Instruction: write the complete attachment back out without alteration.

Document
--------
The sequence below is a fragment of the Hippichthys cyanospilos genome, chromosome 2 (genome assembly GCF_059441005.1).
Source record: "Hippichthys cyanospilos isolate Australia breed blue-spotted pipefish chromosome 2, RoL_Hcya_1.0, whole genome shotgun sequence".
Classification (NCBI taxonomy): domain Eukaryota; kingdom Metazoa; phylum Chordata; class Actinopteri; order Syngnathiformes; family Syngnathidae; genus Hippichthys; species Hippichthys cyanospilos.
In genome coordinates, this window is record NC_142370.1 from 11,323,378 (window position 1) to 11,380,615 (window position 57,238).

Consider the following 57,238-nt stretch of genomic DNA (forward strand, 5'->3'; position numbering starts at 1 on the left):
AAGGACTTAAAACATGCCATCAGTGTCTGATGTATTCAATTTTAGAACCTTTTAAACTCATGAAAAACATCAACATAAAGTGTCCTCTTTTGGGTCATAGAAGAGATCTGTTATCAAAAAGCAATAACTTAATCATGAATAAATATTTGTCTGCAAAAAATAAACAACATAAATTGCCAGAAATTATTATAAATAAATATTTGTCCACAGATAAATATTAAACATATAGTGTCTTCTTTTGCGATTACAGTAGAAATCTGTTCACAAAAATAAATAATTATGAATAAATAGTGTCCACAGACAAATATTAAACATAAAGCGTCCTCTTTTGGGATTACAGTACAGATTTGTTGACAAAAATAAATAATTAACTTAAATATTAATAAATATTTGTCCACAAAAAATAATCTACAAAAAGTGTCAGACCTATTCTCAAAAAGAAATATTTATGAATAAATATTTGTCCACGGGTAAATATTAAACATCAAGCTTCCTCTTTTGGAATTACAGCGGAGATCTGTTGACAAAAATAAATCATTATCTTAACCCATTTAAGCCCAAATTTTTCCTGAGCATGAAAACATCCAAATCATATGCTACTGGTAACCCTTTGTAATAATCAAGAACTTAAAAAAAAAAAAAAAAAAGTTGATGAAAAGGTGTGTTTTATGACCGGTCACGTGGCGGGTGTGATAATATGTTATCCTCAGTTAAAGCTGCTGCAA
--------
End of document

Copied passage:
The sequence below is a fragment of the Hippichthys cyanospilos genome, chromosome 2 (genome assembly GCF_059441005.1).
Source record: "Hippichthys cyanospilos isolate Australia breed blue-spotted pipefish chromosome 2, RoL_Hcya_1.0, whole genome shotgun sequence".
Classification (NCBI taxonomy): domain Eukaryota; kingdom Metazoa; phylum Chordata; class Actinopteri; order Syngnathiformes; family Syngnathidae; genus Hippichthys; species Hippichthys cyanospilos.
In genome coordinates, this window is record NC_142370.1 from 11,323,378 (window position 1) to 11,380,615 (window position 57,238).

Consider the following 57,238-nt stretch of genomic DNA (forward strand, 5'->3'; position numbering starts at 1 on the left):
AAGGACTTAAAACATGCCATCAGTGTCTGATGTATTCAATTTTAGAACCTTTTAAACTCATGAAAAACATCAACATAAAGTGTCCTCTTTTGGGTCATAGAAGAGATCTGTTATCAAAAAGCAATAACTTAATCATGAATAAATATTTGTCTGCAAAAAATAAACAACATAAATTGCCAGAAATTATTATAAATAAATATTTGTCCACAGATAAATATTAAACATATAGTGTCTTCTTTTGCGATTACAGTAGAAATCTGTTCACAAAAATAAATAATTATGAATAAATAGTGTCCACAGACAAATATTAAACATAAAGCGTCCTCTTTTGGGATTACAGTACAGATTTGTTGACAAAAATAAATAATTAACTTAAATATTAATAAATATTTGTCCACAAAAAATAATCTACAAAAAGTGTCAGACCTATTCTCAAAAAGAAATATTTATGAATAAATATTTGTCCACGGGTAAATATTAAACATCAAGCTTCCTCTTTTGGAATTACAGCGGAGATCTGTTGACAAAAATAAATCATTATCTTAACCCATTTAAGCCCAAATTTTTCCTGAGCATGAAAACATCCAAATCATATGCTACTGGTAACCCTTTGTAATAATCAAGAACTTAAAAAAAAAAAAAAAAAAGTTGATGAAAAGGTGTGTTTTATGACCGGTCACGTGGCGGGTGTGATAATATGTTATCCTCAGTTAAAGCTGCTGCAA